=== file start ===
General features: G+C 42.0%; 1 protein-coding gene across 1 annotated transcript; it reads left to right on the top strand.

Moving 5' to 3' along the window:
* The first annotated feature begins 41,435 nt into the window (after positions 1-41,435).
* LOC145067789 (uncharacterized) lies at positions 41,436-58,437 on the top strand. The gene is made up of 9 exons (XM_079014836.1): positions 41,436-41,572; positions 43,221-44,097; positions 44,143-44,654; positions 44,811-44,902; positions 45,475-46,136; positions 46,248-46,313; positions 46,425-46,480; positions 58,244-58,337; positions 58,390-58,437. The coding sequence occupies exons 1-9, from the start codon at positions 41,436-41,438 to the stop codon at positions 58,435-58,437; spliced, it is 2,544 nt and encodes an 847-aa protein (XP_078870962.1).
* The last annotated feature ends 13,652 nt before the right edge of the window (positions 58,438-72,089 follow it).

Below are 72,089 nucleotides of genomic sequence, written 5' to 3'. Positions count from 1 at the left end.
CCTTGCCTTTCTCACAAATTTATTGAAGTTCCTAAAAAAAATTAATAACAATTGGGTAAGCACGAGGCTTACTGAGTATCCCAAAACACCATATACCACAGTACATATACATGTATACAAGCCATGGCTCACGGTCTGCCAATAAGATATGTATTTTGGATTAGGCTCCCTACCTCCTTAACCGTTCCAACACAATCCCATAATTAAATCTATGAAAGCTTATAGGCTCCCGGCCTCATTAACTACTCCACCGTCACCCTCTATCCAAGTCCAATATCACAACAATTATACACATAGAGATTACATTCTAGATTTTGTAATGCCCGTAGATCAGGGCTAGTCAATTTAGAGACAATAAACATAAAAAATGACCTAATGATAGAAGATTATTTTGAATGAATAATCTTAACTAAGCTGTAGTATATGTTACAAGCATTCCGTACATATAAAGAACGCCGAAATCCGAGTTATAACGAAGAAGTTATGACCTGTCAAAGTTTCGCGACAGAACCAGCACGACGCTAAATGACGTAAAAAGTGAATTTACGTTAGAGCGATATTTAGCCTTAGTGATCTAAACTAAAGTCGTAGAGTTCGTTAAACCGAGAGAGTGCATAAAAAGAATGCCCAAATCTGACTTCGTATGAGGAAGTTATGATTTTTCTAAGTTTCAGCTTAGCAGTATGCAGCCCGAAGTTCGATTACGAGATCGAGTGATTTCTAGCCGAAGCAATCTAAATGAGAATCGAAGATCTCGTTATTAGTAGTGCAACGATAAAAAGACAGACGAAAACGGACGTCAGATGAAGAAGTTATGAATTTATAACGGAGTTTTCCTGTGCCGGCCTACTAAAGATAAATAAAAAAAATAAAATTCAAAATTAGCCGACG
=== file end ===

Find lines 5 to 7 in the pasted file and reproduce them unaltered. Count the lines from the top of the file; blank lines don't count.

* The last annotated feature ends 13,652 nt before the right edge of the window (positions 58,438-72,089 follow it).

Below are 72,089 nucleotides of genomic sequence, written 5' to 3'. Positions count from 1 at the left end.
CCTTGCCTTTCTCACAAATTTATTGAAGTTCCTAAAAAAAATTAATAACAATTGGGTAAGCACGAGGCTTACTGAGTATCCCAAAACACCATATACCACAGTACATATACATGTATACAAGCCATGGCTCACGGTCTGCCAATAAGATATGTATTTTGGATTAGGCTCCCTACCTCCTTAACCGTTCCAACACAATCCCATAATTAAATCTATGAAAGCTTATAGGCTCCCGGCCTCATTAACTACTCCACCGTCACCCTCTATCCAAGTCCAATATCACAACAATTATACACATAGAGATTACATTCTAGATTTTGTAATGCCCGTAGATCAGGGCTAGTCAATTTAGAGACAATAAACATAAAAAATGACCTAATGATAGAAGATTATTTTGAATGAATAATCTTAACTAAGCTGTAGTATATGTTACAAGCATTCCGTACATATAAAGAACGCCGAAATCCGAGTTATAACGAAGAAGTTATGACCTGTCAAAGTTTCGCGACAGAACCAGCACGACGCTAAATGACGTAAAAAGTGAATTTACGTTAGAGCGATATTTAGCCTTAGTGATCTAAACTAAAGTCGTAGAGTTCGTTAAACCGAGAGAGTGCATAAAAAGAATGCCCAAATCTGACTTCGTATGAGGAAGTTATGATTTTTCTAAGTTTCAGCTTAGCAGTATGCAGCCCGAAGTTCGATTACGAGATCGAGTGATTTCTAGCCGAAGCAATCTAAATGAGAATCGAAGATCTCGTTATTAGTAGTGCAACGATAAAAAGACAGACGAAAACGGACGTCAGATGAAGAAGTTATGAATTTATAACGGAGTTTTCCTGTGCCGGCCTACTAAAGATAAATAAAAAAAATAAAATTCAAAATTAGCCGACG